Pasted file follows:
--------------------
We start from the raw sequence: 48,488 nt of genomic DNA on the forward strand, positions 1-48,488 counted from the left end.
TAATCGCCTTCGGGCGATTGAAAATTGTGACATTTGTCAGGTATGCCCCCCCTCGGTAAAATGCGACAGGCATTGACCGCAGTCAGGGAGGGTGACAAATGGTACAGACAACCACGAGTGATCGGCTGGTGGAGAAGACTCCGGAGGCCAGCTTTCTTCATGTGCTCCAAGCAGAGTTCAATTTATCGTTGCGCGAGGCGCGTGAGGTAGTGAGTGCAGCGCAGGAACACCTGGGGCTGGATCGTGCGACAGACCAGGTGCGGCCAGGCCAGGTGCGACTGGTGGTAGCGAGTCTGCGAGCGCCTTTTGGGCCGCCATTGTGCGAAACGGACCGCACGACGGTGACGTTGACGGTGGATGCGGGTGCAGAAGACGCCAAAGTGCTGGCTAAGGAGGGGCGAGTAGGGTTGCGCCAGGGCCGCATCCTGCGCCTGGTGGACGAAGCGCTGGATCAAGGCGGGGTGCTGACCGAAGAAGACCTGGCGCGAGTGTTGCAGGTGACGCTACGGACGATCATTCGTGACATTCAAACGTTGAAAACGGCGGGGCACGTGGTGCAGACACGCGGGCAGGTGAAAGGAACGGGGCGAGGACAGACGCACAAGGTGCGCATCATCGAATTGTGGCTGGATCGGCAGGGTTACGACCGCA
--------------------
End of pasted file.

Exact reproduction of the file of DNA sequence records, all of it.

We start from the raw sequence: 48,488 nt of genomic DNA on the forward strand, positions 1-48,488 counted from the left end.
TAATCGCCTTCGGGCGATTGAAAATTGTGACATTTGTCAGGTATGCCCCCCCTCGGTAAAATGCGACAGGCATTGACCGCAGTCAGGGAGGGTGACAAATGGTACAGACAACCACGAGTGATCGGCTGGTGGAGAAGACTCCGGAGGCCAGCTTTCTTCATGTGCTCCAAGCAGAGTTCAATTTATCGTTGCGCGAGGCGCGTGAGGTAGTGAGTGCAGCGCAGGAACACCTGGGGCTGGATCGTGCGACAGACCAGGTGCGGCCAGGCCAGGTGCGACTGGTGGTAGCGAGTCTGCGAGCGCCTTTTGGGCCGCCATTGTGCGAAACGGACCGCACGACGGTGACGTTGACGGTGGATGCGGGTGCAGAAGACGCCAAAGTGCTGGCTAAGGAGGGGCGAGTAGGGTTGCGCCAGGGCCGCATCCTGCGCCTGGTGGACGAAGCGCTGGATCAAGGCGGGGTGCTGACCGAAGAAGACCTGGCGCGAGTGTTGCAGGTGACGCTACGGACGATCATTCGTGACATTCAAACGTTGAAAACGGCGGGGCACGTGGTGCAGACACGCGGGCAGGTGAAAGGAACGGGGCGAGGACAGACGCACAAGGTGCGCATCATCGAATTGTGGCTGGATCGGCAGGGTTACGACCGCA